To promote this movement, Go-Green Wilmette and the Village of Wilmette will be hosting a Going Green Matters community event on Sunday, March 12. The Geographic Society of Chicago will be there – will you?

The event is FREE and will be held at Michigan Shores Club (911 Michigan Avenue) in Wilmette from 12pm – 4pm. This fair will include exhibits such as:

  • Environmental Graphiti Art Exhibit by artist Alisa Singer
  • Native Plant Sale
  • Raffle and Auction Prizes
  • Household Battery Recycling
  • The Geographic Society of Chicago’s Geosphere!

The event is for all ages and has something for everyone! For questions regarding the event, contact info@gogreenwilmette.org.

 

We hope to see you there!

February Travelogue: Belgium and Luxembourg

The next travelogue in our 2017 Winter Series is tomorrow!

Join us tomorrow at 1pm in Chicago Cultural Center’s Renaissance Room to hear Ralph Danielsen’s presentation on Belgium and Luxembourg. More information about the talk can be found below:

“Belgium & Luxembourg are a perfect microcosm of the best of Europe, with a long history right up to and especially including last century’s world wars.

We’ll visit some of these battle sights and somber monuments, as well as the world’s most beautiful town squares, marvelous medieval towns, imposing castles, ancient art, and dramatic architecture. Highlights include EU capital Brussels, Bastogne, and bewitching Bruges.”

We will see you there!

The 606: Chicago’s Elevated Park

Opening Weekend of the 606 – June 2015
Photo credit: the 606

by Emily Speelman

Running 2.7 miles through Chicago’s northwest side, the Bloomingdale Trail has become an iconic part of the Chicago landscape and a favorite of athletes and families alike. Also known as the 606, this once held an elevated railroad run by the Chicago & Pacific Railroad. It was used to move goods from the Chicago River to industrial ports on the city’s north side. In 1893, after a number of dangerous encounters with pedestrians and trains on the ground-level tracks, Chicago mandated all railways become elevated throughout the city. Trains frequently ran on Bloomingdale Lane, passing through the Logan Square, Humboldt Park, Bucktown, and Wicker Park neighborhoods, until freight carriage through this corridor ended in the mid-1990s.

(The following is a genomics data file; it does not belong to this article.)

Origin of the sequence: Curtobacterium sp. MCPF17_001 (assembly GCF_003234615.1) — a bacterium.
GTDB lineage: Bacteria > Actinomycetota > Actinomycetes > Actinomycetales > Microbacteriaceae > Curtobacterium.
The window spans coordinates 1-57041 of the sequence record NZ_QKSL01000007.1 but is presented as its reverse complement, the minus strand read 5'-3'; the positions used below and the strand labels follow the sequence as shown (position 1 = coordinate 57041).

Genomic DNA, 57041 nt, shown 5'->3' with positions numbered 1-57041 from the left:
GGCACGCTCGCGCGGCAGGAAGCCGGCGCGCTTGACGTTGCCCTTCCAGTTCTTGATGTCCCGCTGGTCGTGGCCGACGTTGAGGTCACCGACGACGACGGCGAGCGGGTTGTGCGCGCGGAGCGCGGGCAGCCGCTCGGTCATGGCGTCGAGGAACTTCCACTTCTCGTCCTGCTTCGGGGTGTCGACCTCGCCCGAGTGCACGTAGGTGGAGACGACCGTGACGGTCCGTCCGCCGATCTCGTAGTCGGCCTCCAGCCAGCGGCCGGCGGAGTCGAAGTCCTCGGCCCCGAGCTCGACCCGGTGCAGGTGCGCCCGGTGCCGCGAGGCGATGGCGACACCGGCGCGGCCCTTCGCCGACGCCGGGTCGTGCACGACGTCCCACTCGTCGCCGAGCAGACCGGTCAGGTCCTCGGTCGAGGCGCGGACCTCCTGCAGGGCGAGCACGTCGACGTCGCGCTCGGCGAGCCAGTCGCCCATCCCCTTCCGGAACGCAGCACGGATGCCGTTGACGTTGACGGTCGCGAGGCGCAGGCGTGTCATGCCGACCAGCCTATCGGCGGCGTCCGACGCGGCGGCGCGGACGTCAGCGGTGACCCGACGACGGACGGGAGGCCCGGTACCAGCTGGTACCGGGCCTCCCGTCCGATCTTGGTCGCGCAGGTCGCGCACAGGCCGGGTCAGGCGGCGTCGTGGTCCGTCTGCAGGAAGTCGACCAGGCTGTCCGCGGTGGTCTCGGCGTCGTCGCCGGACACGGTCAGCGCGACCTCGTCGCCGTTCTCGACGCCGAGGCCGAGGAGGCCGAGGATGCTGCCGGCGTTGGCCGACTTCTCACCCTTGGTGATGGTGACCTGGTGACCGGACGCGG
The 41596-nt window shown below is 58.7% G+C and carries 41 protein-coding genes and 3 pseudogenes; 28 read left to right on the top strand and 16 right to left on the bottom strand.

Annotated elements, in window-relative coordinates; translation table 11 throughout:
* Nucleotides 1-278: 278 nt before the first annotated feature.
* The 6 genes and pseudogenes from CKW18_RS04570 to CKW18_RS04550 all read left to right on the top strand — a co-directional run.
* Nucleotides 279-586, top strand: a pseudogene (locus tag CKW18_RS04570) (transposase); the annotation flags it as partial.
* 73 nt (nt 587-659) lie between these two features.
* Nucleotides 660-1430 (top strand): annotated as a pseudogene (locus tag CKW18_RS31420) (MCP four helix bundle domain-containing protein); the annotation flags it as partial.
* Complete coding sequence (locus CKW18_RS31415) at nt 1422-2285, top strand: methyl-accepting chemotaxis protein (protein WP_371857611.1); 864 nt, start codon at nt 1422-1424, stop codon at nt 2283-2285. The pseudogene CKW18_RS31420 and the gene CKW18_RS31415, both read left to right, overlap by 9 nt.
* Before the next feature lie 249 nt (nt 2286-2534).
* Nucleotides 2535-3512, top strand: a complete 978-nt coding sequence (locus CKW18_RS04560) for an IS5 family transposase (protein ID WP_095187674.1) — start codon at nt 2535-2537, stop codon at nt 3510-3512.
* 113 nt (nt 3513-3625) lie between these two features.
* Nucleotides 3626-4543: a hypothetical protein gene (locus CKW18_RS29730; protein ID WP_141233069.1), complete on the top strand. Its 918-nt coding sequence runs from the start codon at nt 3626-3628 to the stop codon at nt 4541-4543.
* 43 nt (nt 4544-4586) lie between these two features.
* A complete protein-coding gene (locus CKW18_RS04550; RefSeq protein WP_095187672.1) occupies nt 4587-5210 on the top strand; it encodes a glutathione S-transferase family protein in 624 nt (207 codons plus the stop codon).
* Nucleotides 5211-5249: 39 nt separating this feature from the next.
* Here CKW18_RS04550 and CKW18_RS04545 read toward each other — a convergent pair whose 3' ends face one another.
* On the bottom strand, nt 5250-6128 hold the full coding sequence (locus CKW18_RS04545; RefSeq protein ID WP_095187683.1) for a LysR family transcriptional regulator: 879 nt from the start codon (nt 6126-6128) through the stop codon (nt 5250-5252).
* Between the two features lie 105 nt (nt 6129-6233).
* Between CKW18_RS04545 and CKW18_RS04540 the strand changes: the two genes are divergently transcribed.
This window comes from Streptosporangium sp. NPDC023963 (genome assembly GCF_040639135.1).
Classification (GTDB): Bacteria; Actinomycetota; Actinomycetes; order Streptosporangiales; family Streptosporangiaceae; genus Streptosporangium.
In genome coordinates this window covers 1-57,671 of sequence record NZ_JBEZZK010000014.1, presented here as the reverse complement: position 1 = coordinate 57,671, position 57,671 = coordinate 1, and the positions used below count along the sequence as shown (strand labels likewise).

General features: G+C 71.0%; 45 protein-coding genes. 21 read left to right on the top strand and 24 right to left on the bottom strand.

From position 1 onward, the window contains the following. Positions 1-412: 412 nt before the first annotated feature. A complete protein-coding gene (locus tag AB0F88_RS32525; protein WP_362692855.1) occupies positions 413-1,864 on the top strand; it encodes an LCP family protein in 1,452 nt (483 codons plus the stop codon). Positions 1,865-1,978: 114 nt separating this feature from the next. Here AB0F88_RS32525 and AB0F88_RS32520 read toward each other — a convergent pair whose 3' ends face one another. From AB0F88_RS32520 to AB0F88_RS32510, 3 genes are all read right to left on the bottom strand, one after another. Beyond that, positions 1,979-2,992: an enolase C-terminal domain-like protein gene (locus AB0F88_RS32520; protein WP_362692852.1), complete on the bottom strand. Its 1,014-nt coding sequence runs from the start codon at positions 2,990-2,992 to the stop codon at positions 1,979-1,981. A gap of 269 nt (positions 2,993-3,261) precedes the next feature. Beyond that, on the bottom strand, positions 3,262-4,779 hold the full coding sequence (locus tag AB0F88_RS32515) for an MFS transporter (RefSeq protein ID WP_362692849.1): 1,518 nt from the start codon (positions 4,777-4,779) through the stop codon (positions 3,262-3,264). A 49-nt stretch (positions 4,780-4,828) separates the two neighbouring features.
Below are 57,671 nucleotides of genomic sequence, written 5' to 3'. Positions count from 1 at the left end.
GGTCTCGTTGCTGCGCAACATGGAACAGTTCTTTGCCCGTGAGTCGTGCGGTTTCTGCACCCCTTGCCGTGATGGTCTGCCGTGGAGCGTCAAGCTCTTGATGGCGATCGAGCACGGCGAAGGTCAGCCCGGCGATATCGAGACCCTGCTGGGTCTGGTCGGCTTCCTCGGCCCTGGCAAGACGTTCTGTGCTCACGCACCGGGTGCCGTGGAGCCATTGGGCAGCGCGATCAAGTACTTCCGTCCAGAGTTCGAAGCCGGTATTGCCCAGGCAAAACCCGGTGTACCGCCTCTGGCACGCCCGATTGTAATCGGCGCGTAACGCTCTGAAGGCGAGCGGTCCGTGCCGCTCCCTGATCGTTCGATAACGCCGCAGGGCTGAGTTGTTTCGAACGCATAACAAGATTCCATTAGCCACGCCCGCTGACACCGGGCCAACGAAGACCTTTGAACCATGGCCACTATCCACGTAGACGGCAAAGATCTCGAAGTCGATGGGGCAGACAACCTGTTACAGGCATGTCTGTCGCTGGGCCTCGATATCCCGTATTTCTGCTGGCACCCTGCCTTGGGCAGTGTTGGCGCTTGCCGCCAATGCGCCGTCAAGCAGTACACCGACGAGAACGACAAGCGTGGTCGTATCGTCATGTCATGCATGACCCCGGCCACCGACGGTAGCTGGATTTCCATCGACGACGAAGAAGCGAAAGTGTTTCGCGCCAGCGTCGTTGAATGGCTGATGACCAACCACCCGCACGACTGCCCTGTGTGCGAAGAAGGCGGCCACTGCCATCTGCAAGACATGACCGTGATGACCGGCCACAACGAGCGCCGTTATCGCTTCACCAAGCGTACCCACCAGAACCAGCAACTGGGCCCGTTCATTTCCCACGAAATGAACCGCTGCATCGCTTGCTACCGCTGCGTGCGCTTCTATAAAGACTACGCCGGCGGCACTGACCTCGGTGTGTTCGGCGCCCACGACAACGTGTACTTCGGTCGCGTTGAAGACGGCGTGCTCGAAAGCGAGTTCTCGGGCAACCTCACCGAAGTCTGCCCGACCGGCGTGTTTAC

The early days of the Bloomingdale Trail – 1965
Photo Credit: Friends of the Bloomingdale Trail


The elevated track lay abandoned through the 1990s as community partners discussed what to do. Since the trains had stopped running there, trees, flowers, and other plant life began blooming on and around the tracks, creating an unplanned, natural trail above the neighborhoods. The first official plans for the 606 came as the Logan Square Open Space Plan in 2004. Though the elevated area was built over 100 years ago, the railroad’s foundation reaches seven feet thick, creating a solid and ideal platform for new construction. After several meetings with city officials and community organizers, the first stage of the plan was approved and construction began in August 2013. The trail’s renovation was spearheaded and established by the Friends of the Bloomingdale Trail, who desired to make a mixed-use park space that would connect neighborhoods and provide a safe, elevated space for Chicago communities.

Mayor Rahm Emanuel and the Friends of the Bloomingdale Trail break ground on the 606 construction
Photo credit: The 606

The 606 opened to the public on June 6, 2015. The name 606 is based off the first three digits of all Chicago area codes, showing that all residents are welcome to the trail. Currently, the 606 is home to 37 bridges, 1400 trees, and 200 different plant species. The 606 arts initiative, called the 606 Arts Program, features a rotating set of sculptures and murals placed along the trail. A number of community events are hosted throughout the year, such as the Arts Blitz and the Walk 606 With Light parade. Visit http://www.the606.org/ for more information and upcoming events.

The trail is open from 6:00am to 11:00pm daily to walkers, runners, and bikers alike. You can even bring your furry friends!

 

Swayze loves walks on the 606! Photo credit: Alli Rooney

 

The trail can be accessed at a number of points shown on the map below:

Resources:

http://www.the606.org/about/history/

http://www.the606.org/resources/frequently-asked-questions/

http://www.bloomingdaletrail.org/about/

http://www.the606.org/explore/arts/